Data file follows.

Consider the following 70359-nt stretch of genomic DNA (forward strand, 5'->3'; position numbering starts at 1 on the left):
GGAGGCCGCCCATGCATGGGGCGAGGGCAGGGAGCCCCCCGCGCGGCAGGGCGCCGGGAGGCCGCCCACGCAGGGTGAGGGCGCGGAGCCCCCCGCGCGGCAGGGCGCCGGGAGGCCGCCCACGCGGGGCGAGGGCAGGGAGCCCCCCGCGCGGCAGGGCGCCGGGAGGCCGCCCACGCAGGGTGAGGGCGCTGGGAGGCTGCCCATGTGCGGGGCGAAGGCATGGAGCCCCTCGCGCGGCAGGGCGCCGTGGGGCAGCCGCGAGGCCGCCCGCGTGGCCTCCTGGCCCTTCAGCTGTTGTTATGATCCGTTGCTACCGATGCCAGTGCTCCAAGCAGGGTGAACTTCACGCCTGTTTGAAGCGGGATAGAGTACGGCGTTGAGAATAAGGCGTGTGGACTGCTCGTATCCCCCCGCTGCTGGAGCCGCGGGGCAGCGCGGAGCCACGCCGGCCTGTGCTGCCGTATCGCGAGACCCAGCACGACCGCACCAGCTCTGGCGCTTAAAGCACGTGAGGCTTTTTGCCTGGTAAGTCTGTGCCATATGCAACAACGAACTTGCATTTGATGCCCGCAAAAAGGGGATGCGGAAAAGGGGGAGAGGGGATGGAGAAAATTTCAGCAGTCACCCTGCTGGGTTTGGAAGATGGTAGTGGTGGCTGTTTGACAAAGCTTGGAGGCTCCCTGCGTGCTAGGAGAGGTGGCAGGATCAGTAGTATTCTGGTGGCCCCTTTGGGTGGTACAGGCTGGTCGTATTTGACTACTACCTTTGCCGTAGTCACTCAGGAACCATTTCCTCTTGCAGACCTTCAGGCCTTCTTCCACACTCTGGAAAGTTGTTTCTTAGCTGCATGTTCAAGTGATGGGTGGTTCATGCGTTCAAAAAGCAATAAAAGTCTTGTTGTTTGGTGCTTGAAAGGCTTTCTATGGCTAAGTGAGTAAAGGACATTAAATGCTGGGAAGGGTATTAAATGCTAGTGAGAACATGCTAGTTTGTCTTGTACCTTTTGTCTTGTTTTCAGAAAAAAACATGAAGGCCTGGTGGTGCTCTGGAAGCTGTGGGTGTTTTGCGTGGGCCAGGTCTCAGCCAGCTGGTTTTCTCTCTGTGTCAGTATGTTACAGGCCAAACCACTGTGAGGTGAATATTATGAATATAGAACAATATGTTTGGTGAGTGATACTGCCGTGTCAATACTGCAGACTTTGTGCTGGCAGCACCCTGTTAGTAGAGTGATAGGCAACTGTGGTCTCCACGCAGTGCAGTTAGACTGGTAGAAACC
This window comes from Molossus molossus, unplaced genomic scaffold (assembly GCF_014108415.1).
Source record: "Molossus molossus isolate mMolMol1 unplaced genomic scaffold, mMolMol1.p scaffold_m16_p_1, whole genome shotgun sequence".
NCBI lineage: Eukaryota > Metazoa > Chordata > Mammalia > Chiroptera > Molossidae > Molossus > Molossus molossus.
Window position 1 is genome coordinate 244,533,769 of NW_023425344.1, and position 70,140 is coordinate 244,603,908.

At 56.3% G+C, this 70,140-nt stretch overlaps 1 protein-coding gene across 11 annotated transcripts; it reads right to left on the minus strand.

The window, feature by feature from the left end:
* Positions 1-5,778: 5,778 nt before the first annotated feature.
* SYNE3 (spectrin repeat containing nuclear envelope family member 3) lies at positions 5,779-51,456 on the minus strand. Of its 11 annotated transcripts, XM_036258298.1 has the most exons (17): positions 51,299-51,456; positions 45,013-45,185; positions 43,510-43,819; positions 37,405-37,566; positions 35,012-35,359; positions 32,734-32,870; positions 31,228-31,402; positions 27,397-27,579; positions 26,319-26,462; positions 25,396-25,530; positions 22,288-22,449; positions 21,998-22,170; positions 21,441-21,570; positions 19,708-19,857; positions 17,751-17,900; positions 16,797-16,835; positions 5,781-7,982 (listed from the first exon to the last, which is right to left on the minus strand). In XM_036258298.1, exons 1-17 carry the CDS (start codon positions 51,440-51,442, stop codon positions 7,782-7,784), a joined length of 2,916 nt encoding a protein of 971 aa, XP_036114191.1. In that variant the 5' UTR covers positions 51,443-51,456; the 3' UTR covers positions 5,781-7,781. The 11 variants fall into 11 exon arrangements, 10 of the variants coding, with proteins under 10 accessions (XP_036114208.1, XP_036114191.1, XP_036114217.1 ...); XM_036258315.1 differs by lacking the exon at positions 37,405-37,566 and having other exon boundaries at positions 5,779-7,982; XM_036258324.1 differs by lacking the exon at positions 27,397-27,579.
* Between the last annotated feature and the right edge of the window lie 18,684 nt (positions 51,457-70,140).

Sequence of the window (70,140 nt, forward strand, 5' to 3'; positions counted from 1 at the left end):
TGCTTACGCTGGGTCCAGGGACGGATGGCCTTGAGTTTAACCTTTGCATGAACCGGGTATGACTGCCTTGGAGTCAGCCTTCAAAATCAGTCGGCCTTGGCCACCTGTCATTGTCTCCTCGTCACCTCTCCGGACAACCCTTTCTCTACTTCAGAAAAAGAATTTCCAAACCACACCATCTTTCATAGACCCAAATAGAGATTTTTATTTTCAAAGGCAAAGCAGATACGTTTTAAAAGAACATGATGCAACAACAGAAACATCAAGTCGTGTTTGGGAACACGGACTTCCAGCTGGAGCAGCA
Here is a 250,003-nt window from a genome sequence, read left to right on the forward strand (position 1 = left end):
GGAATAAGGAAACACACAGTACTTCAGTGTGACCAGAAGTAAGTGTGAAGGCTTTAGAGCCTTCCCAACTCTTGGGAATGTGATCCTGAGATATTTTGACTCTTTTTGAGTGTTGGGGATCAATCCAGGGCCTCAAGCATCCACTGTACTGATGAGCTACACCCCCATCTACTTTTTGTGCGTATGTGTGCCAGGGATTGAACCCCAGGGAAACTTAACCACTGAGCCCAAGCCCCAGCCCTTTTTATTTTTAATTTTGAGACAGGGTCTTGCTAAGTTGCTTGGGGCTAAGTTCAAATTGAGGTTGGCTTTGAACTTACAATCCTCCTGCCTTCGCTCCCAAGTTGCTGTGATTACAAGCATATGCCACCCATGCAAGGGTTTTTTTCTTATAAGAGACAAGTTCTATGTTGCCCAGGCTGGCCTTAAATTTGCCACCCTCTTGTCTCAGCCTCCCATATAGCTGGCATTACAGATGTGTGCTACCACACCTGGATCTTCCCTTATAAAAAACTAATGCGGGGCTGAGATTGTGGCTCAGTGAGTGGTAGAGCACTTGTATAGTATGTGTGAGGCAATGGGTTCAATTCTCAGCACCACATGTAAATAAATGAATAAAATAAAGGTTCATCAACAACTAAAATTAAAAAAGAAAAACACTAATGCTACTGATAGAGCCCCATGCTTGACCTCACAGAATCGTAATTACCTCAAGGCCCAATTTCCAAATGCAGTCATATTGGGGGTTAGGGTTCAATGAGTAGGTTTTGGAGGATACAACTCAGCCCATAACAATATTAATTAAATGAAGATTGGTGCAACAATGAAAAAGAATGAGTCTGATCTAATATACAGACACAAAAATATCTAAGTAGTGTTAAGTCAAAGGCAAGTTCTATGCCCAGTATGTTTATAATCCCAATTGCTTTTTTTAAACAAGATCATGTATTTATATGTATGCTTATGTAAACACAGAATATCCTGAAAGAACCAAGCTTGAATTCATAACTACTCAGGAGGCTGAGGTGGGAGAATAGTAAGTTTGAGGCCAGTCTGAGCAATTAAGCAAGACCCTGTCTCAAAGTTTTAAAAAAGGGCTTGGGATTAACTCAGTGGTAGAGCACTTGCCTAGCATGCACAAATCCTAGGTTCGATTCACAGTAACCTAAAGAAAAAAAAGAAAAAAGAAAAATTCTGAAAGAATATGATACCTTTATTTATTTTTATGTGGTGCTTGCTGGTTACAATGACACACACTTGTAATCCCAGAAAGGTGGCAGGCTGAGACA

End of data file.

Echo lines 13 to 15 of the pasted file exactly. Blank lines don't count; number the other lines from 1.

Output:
TGCTTACGCTGGGTCCAGGGACGGATGGCCTTGAGTTTAACCTTTGCATGAACCGGGTATGACTGCCTTGGAGTCAGCCTTCAAAATCAGTCGGCCTTGGCCACCTGTCATTGTCTCCTCGTCACCTCTCCGGACAACCCTTTCTCTACTTCAGAAAAAGAATTTCCAAACCACACCATCTTTCATAGACCCAAATAGAGATTTTTATTTTCAAAGGCAAAGCAGATACGTTTTAAAAGAACATGATGCAACAACAGAAACATCAAGTCGTGTTTGGGAACACGGACTTCCAGCTGGAGCAGCA
Here is a 250,003-nt window from a genome sequence, read left to right on the forward strand (position 1 = left end):
GGAATAAGGAAACACACAGTACTTCAGTGTGACCAGAAGTAAGTGTGAAGGCTTTAGAGCCTTCCCAACTCTTGGGAATGTGATCCTGAGATATTTTGACTCTTTTTGAGTGTTGGGGATCAATCCAGGGCCTCAAGCATCCACTGTACTGATGAGCTACACCCCCATCTACTTTTTGTGCGTATGTGTGCCAGGGATTGAACCCCAGGGAAACTTAACCACTGAGCCCAAGCCCCAGCCCTTTTTATTTTTAATTTTGAGACAGGGTCTTGCTAAGTTGCTTGGGGCTAAGTTCAAATTGAGGTTGGCTTTGAACTTACAATCCTCCTGCCTTCGCTCCCAAGTTGCTGTGATTACAAGCATATGCCACCCATGCAAGGGTTTTTTTCTTATAAGAGACAAGTTCTATGTTGCCCAGGCTGGCCTTAAATTTGCCACCCTCTTGTCTCAGCCTCCCATATAGCTGGCATTACAGATGTGTGCTACCACACCTGGATCTTCCCTTATAAAAAACTAATGCGGGGCTGAGATTGTGGCTCAGTGAGTGGTAGAGCACTTGTATAGTATGTGTGAGGCAATGGGTTCAATTCTCAGCACCACATGTAAATAAATGAATAAAATAAAGGTTCATCAACAACTAAAATTAAAAAAGAAAAACACTAATGCTACTGATAGAGCCCCATGCTTGACCTCACAGAATCGTAATTACCTCAAGGCCCAATTTCCAAATGCAGTCATATTGGGGGTTAGGGTTCAATGAGTAGGTTTTGGAGGATACAACTCAGCCCATAACAATATTAATTAAATGAAGATTGGTGCAACAATGAAAAAGAATGAGTCTGATCTAATATACAGACACAAAAATATCTAAGTAGTGTTAAGTCAAAGGCAAGTTCTATGCCCAGTATGTTTATAATCCCAATTGCTTTTTTTAAACAAGATCATGTATTTATATGTATGCTTATGTAAACACAGAATATCCTGAAAGAACCAAGCTTGAATTCATAACTACTCAGGAGGCTGAGGTGGGAGAATAGTAAGTTTGAGGCCAGTCTGAGCAATTAAGCAAGACCCTGTCTCAAAGTTTTAAAAAAGGGCTTGGGATTAACTCAGTGGTAGAGCACTTGCCTAGCATGCACAAATCCTAGGTTCGATTCACAGTAACCTAAAGAAAAAAAAGAAAAAAGAAAAATTCTGAAAGAATATGATACCTTTATTTATTTTTATGTGGTGCTTGCTGGTTACAATGACACACACTTGTAATCCCAGAAAGGTGGCAGGCTGAGACA